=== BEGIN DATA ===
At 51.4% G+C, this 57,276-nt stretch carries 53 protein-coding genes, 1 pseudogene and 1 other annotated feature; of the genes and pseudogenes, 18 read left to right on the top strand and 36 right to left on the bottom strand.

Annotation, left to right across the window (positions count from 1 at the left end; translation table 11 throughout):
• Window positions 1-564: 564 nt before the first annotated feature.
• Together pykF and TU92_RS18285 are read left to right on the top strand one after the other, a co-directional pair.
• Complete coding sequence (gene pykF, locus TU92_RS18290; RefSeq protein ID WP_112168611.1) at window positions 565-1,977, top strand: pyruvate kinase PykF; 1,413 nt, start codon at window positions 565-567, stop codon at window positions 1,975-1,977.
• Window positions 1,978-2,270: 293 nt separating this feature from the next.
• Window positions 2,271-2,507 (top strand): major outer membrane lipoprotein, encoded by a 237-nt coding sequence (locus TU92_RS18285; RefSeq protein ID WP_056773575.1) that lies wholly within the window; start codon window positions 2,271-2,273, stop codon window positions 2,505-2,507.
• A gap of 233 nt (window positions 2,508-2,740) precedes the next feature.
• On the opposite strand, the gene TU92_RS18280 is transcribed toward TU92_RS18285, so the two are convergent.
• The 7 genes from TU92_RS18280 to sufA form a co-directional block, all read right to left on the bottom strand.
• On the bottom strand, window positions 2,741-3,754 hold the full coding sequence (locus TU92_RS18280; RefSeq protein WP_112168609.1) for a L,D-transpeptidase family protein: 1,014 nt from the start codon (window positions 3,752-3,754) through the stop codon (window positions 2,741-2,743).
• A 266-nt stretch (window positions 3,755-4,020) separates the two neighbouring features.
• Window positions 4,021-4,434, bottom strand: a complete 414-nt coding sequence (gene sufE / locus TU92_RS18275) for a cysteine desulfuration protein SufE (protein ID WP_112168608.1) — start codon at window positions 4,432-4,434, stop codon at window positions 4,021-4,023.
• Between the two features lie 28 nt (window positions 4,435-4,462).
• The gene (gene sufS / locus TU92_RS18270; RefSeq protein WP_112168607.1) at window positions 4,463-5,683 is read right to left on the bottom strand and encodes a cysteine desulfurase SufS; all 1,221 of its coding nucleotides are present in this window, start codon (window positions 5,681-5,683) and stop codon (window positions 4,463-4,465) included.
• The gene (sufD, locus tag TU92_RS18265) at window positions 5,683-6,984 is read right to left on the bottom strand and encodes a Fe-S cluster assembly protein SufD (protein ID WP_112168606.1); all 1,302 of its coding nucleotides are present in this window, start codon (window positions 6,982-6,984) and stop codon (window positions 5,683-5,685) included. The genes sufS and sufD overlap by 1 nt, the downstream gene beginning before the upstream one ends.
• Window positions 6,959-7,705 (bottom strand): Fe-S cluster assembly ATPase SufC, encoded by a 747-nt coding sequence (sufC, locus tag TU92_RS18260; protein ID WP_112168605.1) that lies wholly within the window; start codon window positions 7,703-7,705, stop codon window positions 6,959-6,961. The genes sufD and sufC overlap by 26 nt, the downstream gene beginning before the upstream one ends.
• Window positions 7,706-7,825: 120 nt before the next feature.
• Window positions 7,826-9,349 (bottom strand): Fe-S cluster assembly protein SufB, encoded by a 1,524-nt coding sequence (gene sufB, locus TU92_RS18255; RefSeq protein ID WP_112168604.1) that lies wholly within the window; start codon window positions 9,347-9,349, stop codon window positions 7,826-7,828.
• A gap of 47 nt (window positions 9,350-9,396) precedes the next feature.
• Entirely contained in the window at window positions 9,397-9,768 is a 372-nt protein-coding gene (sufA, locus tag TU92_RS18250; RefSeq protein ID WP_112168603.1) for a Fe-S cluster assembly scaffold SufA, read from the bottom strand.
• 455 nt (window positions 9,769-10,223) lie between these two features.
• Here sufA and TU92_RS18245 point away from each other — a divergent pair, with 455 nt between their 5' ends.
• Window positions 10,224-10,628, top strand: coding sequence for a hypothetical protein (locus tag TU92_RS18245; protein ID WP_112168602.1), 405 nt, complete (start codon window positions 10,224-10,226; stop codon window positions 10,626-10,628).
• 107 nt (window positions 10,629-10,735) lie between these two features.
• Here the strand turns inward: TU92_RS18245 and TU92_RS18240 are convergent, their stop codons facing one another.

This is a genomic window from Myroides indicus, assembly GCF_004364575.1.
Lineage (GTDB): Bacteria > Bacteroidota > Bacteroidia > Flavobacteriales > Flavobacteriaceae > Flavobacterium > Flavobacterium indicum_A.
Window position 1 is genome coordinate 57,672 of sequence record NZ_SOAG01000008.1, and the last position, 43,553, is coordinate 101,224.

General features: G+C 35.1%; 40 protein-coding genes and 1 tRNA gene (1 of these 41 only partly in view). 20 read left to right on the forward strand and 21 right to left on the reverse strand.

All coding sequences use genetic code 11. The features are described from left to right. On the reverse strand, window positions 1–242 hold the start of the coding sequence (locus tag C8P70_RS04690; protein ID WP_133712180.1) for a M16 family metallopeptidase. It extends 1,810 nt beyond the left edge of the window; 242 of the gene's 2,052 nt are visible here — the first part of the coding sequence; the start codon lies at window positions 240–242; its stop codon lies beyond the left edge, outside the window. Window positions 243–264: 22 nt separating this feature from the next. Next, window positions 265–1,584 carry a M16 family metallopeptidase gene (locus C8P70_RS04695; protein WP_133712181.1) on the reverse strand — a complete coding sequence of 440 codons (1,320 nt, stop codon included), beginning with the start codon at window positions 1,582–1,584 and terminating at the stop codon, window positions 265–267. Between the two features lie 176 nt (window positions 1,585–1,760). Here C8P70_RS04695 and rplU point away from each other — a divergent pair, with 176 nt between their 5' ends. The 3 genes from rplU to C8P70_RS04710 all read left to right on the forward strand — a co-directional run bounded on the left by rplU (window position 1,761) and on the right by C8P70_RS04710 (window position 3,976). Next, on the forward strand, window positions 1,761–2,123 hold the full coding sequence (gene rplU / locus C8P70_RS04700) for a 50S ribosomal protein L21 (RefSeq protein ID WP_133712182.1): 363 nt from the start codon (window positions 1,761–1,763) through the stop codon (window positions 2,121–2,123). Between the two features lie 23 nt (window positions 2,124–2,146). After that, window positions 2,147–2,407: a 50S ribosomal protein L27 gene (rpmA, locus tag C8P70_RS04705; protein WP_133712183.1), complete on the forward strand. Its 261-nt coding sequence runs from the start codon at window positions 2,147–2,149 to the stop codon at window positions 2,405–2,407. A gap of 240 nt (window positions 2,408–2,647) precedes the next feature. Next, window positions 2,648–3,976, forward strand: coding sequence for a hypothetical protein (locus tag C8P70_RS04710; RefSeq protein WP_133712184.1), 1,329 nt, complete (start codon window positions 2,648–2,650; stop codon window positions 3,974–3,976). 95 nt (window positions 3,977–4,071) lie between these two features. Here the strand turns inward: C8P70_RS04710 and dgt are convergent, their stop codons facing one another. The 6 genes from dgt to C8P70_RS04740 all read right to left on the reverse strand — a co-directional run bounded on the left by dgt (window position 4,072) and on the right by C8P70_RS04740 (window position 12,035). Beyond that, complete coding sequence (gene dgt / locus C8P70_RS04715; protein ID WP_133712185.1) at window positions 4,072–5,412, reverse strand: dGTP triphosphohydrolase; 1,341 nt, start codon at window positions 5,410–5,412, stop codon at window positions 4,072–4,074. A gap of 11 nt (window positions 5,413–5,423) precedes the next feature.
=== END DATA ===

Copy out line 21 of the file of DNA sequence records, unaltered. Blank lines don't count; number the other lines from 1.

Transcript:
• Entirely contained in the window at window positions 9,397-9,768 is a 372-nt protein-coding gene (sufA, locus tag TU92_RS18250; RefSeq protein ID WP_112168603.1) for a Fe-S cluster assembly scaffold SufA, read from the bottom strand.